The Roosevelt, Book 1
Normal is just a setting on the dryer.
High school graduate Jeremey Samson is looking forward to burying his head under the covers and sleeping until it’s time to leave for college. Then a tornado named Emmet Washington enters his life. The double major in math and computer science is handsome, forward, wicked smart, interested in dating Jeremey—and he’s autistic.
But Jeremey doesn’t judge him for that. He’s too busy judging himself, as are his parents, who don’t believe in things like clinical depression. When his untreated illness reaches a critical breaking point, Emmet is the white knight who rescues him and brings him along as a roommate to The Roosevelt, a quirky new assisted living facility nearby.
As Jeremey finds his feet at The Roosevelt, Emmet slowly begins to believe he can be loved for the man he is behind the autism. But before he can trust enough to fall head over heels, he must trust his own conviction that friendship is a healing force, and love can overcome any obstacle.
Warning: Contains characters obsessed with trains and counting, positive representations of autism and mental illness, a very dark moment, and Elwood Blues.
Available April 7, 2015
Genre: Contemporary New Adult
Length: 89,300 words
Publisher: Samhain Publishing, April 14, 2015
Ebook ISBN: 978-1-61922-520-6
Print ISBN: 978-1-61922-711-8
Characters: Emmet Washington, Jeremey Samson
Short Summary: Jeremey doesn’t judge Emmet for his autism. He’s too busy judging himself, as are his parents, who don’t believe in clinical depression. When his illness reaches a breaking point, Emmet rescues him and brings him to The Roosevelt, a quirky assisted living facility. As Jeremey settles in, Emmet slowly begins to believe he can be loved for the man he is inside. But before he can trust enough to fall head over heels, he must trust his own conviction that friendship is a healing force, and love can overcome any obstacle.
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Emmet Washington, Blues Brother
Emmet Washington has a passion for the movie The Blues Brothers.
The Blues Brothers isn’t just my favorite movie. It was one of the first things I memorized. My dad loves the movie too, and he played it around me when I was little. My mom got mad at him for that, because I would walk around quoting the whole movie, or using the movie to speak. If I wanted something from my mom, I asked her, “Did you get my Cheez Whiz?” I didn’t want Cheez Whiz, but to my brain, it was the only way I could ask for something, using the line from the movie. When I played with my blocks, I would line them up in a row and count them by quoting the part where the guard (who is Frank Oz, the guy who gave the voice to Miss Piggy and other Muppets) lists the inventory of Jake Blues’ personal effects. “One Timex digital watch, broken. One unused prophylactic. One soiled. One black suit jacket.” And when I didn’t want to do something, I didn’t simply say no. I crossed my arms over my chest and said, “No. Fucking. Way.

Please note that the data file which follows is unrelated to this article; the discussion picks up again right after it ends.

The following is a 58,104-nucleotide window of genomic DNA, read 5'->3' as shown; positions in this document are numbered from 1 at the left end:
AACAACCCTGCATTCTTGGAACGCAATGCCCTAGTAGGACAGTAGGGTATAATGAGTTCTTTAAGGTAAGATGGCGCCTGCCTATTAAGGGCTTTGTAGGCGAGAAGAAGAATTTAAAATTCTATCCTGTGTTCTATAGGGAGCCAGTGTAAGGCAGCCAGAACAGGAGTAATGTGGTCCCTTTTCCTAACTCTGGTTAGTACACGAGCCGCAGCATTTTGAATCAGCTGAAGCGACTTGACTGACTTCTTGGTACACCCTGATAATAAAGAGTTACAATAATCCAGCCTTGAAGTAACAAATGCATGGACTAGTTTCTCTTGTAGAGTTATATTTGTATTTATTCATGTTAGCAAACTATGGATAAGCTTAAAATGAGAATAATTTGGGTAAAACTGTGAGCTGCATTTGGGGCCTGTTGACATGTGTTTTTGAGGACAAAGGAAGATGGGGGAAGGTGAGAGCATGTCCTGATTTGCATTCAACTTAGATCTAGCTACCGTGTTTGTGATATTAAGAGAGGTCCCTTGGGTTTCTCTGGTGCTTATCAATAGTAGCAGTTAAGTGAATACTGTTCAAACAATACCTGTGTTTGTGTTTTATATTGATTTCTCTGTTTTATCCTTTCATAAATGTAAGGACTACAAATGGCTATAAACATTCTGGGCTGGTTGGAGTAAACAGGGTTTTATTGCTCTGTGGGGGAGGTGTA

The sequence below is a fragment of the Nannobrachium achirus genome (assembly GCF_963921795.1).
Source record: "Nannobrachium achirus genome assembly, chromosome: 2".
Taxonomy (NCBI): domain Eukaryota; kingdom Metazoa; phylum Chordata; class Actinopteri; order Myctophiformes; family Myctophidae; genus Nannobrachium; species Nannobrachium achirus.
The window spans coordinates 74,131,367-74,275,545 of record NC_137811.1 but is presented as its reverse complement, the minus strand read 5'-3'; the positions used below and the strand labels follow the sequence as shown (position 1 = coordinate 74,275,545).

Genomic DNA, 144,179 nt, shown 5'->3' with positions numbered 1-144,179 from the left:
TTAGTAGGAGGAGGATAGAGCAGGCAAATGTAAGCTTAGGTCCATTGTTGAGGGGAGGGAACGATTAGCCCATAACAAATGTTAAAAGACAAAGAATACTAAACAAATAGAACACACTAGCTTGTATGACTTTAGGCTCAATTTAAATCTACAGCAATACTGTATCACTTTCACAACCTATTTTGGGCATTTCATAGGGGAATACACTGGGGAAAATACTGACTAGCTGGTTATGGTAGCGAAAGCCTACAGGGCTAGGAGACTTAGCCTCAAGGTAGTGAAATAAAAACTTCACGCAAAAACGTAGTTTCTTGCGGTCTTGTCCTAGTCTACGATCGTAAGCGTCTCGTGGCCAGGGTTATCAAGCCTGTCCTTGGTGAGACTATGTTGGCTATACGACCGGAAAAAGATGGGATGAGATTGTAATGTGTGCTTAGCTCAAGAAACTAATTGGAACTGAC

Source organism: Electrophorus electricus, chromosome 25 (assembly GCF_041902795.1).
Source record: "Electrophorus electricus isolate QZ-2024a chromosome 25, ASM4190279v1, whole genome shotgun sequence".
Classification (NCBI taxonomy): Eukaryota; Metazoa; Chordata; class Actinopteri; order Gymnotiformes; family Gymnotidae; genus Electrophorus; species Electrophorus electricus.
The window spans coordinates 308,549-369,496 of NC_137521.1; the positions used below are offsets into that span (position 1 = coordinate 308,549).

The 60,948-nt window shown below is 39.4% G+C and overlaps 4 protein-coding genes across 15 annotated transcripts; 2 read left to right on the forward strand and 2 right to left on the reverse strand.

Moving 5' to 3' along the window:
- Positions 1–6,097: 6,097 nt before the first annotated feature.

I don’t remember doing this, but Mom says I used the whole movie as speech from the time I was four until the first half of kindergarten. I don’t do that anymore, but sometimes my brain whispers the lines from the movie in places it thinks would be a good time to say them. Sometimes people on the mean quote movies, and other people on the mean laugh at the joke. But they laugh differently at me when I quote The Blues Brothers, so I don’t do it in public.
My dad likes it when I quote, though, because he says I do an amazing Elwood Blues. Sometimes when we’re in the car, he says, “What’s this?” and I know I’m supposed to do the part about trading the Cadillac for a microphone. I keep telling him that for it to be right he needs to let me drive, since Elwood always drives. He says no, I’d try to jump a bridge. Which isn’t true. Ames doesn’t have any moveable bridges.
He has particular affection for Ellwood Blues, because he feels they have a lot in common.
I love the song “Everybody Needs Somebody to Love”, but I love the speech Elwood does before it best of all the lines of the whole movie. He says everyone is somebody, and we’re all the same.
I think Elwood Blues is on the spectrum. He’s higher functioning, but he has the signs. Only eating white bread—that’s something an autistic person would do. Then there’s the bad driving, and some of his tics. Also, I can parrot a lot of characters in movies, but I don’t do anybody better than Elwood.
I don’t know if he’s gay too or not, but he never gets excited about girls, so maybe.
The Blues Brothers comes up a lot during Carry the Ocean, because for Emmet it represents a lot of how he views the world and how he’d like to think about himself. That he’s cool, that the off-the-mean things about him make him special, not strange. And by the end of the book, that’s pretty much what he’s decided he is.
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Heidi Cullinan has always loved a good love story, provided it has a happy ending. She enjoys writing across many genres but loves above all to write happy, romantic endings for LGBT characters because there just aren’t enough of those stories out there. When Heidi isn’t writing, she enjoys cooking, reading, knitting, listening to music, and watching television with her husband and teenaged daughter. Heidi is a vocal advocate for LGBT rights and is proud to be from the first Midwestern state with full marriage equality. Find out more about Heidi, including her social networks, at www.heidicullinan.com.